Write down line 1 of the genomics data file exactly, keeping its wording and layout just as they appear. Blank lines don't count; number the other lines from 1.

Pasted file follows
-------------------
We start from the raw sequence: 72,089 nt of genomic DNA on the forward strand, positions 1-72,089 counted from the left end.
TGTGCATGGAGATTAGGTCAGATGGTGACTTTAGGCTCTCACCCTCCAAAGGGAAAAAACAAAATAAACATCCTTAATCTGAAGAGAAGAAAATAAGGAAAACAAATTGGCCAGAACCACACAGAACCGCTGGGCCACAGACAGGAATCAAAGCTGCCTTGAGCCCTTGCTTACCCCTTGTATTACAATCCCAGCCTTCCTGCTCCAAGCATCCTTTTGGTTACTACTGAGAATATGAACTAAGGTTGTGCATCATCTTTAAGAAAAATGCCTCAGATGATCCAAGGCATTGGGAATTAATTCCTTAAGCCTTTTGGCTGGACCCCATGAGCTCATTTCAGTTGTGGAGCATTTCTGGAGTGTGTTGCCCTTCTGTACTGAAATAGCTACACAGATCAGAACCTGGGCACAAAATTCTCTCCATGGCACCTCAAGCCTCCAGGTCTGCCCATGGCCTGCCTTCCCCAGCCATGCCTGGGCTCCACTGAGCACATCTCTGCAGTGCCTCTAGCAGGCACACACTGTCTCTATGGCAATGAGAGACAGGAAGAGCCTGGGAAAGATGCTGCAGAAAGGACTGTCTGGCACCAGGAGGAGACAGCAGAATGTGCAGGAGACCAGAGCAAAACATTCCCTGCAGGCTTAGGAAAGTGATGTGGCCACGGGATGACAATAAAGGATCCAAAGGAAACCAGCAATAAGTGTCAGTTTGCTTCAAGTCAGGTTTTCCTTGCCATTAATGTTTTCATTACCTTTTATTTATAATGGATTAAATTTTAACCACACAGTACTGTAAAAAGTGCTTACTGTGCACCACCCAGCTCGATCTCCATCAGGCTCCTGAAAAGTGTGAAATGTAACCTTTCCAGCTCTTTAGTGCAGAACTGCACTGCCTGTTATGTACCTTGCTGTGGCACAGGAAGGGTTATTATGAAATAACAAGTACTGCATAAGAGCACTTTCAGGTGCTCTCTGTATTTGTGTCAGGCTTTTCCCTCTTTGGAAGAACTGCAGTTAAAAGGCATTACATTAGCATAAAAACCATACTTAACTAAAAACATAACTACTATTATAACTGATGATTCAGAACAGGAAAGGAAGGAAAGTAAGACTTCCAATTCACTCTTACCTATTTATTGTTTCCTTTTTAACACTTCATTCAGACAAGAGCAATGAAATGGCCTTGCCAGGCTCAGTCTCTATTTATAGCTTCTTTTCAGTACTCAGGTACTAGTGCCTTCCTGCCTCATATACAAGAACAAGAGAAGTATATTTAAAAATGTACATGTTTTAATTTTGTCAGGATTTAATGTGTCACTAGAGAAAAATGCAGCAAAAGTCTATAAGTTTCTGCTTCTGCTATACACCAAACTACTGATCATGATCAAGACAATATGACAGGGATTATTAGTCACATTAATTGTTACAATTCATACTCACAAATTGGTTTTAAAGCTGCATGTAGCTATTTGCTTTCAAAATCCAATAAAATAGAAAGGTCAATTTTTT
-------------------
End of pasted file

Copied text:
We start from the raw sequence: 72,089 nt of genomic DNA on the forward strand, positions 1-72,089 counted from the left end.